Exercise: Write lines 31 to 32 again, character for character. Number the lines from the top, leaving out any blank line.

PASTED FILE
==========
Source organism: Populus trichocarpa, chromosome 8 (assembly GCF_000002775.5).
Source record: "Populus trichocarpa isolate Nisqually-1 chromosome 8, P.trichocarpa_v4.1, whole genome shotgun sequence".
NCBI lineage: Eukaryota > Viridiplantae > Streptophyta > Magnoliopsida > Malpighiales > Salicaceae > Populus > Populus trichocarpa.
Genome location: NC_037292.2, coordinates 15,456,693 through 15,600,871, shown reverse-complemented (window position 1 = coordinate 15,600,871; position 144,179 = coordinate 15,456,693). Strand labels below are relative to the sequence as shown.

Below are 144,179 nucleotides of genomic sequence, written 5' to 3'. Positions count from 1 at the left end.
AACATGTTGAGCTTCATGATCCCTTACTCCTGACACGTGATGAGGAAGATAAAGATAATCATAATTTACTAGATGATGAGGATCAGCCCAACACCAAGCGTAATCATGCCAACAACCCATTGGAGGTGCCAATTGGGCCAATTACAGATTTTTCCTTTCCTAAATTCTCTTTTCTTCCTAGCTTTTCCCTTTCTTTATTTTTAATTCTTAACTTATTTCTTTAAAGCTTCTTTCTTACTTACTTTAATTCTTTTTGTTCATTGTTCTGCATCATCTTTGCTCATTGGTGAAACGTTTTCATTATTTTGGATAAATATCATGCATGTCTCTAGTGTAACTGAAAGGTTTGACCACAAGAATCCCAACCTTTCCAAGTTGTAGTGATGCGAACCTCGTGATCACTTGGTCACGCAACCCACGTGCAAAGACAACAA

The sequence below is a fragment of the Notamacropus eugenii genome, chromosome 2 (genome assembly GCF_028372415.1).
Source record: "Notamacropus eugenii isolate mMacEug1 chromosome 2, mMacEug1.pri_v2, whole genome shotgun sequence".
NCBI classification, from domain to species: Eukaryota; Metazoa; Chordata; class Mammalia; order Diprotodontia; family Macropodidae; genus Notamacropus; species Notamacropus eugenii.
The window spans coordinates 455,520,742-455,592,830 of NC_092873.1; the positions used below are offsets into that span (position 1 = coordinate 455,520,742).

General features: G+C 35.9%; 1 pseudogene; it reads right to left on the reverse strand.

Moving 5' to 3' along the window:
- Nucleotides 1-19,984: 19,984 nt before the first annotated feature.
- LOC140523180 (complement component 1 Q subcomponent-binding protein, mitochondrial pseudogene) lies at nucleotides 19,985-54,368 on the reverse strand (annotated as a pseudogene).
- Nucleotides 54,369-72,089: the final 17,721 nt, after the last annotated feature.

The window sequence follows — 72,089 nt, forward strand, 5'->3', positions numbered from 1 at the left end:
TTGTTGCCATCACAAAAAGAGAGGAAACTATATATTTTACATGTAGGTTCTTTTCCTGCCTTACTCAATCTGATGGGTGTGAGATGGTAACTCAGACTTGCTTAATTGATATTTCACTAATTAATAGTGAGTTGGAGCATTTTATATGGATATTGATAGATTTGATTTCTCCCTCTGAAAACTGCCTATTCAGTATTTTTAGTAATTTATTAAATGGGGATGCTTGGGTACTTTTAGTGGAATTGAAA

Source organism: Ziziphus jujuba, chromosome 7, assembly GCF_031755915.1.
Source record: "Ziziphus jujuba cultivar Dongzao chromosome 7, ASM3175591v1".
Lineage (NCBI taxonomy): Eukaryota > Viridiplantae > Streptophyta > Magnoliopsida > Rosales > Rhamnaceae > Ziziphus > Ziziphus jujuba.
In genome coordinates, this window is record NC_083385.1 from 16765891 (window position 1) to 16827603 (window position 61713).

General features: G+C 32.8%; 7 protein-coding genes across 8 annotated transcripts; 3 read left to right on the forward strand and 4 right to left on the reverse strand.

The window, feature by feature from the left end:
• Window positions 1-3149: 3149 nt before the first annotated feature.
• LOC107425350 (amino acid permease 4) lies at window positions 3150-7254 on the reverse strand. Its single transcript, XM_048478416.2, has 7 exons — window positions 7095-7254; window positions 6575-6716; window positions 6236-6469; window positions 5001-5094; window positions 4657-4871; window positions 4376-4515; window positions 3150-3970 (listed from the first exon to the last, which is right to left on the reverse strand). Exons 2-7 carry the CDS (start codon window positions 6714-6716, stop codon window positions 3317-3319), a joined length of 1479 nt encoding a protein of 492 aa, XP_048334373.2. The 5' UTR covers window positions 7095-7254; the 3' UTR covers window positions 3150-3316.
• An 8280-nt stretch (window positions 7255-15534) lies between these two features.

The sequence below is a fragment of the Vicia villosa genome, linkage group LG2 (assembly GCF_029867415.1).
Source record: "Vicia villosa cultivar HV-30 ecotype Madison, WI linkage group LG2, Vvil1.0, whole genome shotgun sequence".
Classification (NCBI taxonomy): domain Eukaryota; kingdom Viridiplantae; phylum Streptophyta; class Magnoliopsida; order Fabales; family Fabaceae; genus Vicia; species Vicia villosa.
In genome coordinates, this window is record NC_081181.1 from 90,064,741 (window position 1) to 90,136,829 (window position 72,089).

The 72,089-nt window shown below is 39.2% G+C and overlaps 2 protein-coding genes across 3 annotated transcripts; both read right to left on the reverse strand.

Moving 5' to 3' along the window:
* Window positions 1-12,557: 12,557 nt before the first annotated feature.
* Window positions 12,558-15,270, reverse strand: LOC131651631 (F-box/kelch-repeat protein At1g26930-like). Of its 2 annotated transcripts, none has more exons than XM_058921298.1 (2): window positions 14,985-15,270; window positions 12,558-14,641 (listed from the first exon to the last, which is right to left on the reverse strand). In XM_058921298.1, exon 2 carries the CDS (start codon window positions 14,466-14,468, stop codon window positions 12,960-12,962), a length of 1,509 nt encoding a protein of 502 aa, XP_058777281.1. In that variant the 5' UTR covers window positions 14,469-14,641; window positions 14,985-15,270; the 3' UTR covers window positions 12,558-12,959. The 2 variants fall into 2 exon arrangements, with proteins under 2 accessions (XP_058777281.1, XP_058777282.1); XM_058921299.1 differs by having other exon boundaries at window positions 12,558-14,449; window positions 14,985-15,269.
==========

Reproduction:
The 72,089-nt window shown below is 39.2% G+C and overlaps 2 protein-coding genes across 3 annotated transcripts; both read right to left on the reverse strand.

Moving 5' to 3' along the window: